Climate research: low-level flights over the Jülich Börde
Environmental researchers carry out measuring campaignRead out
Again this year, a motor glider regularly pulls its tracks at a height of 50 meters above the Jülich boarder and adjacent areas. Since 15 August 2007, scientists from Forschungszentrum Jülich have been carrying out a measuring campaign in which they are investigating how crops of a region intensively used for agriculture change the regional carbon dioxide balance in the atmosphere.
The Jülich researchers at the Institute of Chemistry and Dynamics of the Geosphere want to find out how different soils and vegetation - such as sugar beets or maize plants - influence the concentration of carbon dioxide and water vapor in the air. However, in cooperation with colleagues from the universities of Cologne and Bonn, they are also investigating in which wider environment of a field this influence is still noticeable.
Motor glider with high tech equipment on board
Since 15 August 2007, they have been using a motor glider equipped with highly sensitive measuring devices. It records the carbon dioxide and water vapor content of the air, the concentration of carbon monoxide and nitrogen oxides, and meteorological data such as wind direction and wind speed. Last but not least, scientists can determine the biological activity of crops from the aircraft with great precision.Ground measuring station near Selhausen © Forschungszentrum Jülich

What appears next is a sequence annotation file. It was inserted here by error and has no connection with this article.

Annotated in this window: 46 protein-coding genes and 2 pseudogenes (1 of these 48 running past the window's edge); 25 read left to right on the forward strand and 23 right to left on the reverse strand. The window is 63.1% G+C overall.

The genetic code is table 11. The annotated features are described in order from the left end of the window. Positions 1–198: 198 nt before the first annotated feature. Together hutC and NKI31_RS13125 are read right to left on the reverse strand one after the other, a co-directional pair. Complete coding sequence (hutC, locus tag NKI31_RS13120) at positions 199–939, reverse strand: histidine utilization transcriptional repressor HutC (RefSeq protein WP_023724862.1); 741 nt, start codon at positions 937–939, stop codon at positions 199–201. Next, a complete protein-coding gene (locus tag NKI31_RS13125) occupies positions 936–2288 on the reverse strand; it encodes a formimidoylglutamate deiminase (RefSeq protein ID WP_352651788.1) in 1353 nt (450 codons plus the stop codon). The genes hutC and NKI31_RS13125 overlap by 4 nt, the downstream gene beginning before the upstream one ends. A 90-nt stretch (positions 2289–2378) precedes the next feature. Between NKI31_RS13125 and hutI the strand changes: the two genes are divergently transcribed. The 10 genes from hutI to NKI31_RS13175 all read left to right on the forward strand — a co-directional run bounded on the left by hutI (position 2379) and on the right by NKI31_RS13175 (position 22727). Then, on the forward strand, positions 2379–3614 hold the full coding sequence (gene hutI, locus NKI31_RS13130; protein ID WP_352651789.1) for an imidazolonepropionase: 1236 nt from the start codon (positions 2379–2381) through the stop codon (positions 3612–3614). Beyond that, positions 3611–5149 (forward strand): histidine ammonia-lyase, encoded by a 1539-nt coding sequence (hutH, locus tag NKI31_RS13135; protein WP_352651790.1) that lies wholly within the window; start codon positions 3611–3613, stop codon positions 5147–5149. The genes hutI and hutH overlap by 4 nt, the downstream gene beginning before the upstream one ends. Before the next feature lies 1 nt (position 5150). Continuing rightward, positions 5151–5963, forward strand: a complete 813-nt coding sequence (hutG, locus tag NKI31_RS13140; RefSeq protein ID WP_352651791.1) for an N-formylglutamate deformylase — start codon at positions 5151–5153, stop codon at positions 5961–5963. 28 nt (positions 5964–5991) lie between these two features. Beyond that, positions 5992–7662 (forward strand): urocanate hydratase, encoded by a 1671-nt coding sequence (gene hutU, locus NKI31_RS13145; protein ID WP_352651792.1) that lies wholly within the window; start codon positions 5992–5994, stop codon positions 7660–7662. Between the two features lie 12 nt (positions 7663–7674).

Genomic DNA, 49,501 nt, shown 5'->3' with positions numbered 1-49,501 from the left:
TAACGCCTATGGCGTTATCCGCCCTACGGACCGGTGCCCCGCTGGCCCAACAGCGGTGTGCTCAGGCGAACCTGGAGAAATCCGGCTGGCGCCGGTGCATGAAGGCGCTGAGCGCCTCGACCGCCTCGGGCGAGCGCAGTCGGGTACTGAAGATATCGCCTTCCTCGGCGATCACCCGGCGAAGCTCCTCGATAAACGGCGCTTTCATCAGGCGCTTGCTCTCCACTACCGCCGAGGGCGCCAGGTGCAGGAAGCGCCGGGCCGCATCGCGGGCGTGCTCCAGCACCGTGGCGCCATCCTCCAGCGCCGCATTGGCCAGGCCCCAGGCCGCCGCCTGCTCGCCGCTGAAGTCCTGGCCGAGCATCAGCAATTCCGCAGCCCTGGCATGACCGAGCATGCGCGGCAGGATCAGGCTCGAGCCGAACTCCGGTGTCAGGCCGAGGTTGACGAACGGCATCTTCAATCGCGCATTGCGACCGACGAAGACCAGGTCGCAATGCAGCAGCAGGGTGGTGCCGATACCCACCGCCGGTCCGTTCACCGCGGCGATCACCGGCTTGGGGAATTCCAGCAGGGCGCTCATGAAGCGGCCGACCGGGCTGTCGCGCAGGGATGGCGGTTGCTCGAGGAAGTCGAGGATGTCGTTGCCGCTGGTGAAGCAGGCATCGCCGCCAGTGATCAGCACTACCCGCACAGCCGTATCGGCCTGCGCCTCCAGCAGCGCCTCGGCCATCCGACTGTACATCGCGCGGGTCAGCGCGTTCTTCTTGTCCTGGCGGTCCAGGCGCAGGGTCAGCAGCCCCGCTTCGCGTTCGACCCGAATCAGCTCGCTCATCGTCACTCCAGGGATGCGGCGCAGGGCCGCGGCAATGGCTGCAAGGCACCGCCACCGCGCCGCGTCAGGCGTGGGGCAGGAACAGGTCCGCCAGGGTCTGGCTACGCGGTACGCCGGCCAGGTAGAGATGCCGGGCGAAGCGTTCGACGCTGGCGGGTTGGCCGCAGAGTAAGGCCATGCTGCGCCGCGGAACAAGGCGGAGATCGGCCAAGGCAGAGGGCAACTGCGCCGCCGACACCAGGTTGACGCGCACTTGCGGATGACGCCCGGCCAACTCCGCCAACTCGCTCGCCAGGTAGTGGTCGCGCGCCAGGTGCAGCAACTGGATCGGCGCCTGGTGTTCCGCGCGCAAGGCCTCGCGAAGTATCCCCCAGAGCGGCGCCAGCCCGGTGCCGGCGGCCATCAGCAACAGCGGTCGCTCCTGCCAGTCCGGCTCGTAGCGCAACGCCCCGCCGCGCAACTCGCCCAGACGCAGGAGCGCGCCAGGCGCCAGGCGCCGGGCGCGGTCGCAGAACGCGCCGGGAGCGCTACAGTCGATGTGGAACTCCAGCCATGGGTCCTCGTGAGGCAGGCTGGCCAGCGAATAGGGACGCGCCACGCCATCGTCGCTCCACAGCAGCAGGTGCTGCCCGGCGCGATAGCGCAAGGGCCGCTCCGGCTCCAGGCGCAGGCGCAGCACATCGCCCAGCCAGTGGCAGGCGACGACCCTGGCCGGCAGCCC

In addition, the interdisciplinary team of soil, plant and atmospheric scientists has been using soil-based measurements on a special measuring field near Selhausen to determine the soil parameters that are important for plant growth. During the intensive measurement phase in August, they also analyze photosynthesis rates on various plants to calculate how much carbon dioxide is absorbed from the air and how much water is released into the air. Both are, according to the Jülich scientists, of great importance for climate research.
More flights until the end of August
Until August 31, 2007, measurements will take place on a total of five to six days from 10 am to 6 pm. The flight route runs between the Forschungszentrum JÃ¤lich in the north, the Inden mine in the west, the Hambach opencast mine in the east and the city of D ren in the south. display
The used single-engined aircraft is one of the quietest powered airplanes anywhere and the cooperation partner MetAir has many years of experience with meteorological research flights. In each direction is also enough space to land safely. The D sseldorfer government president has approved the shortfall of the minimum flight height. Houses are not flown over.
(Forschungszentrum J lich, 28.08.2007 - DLO)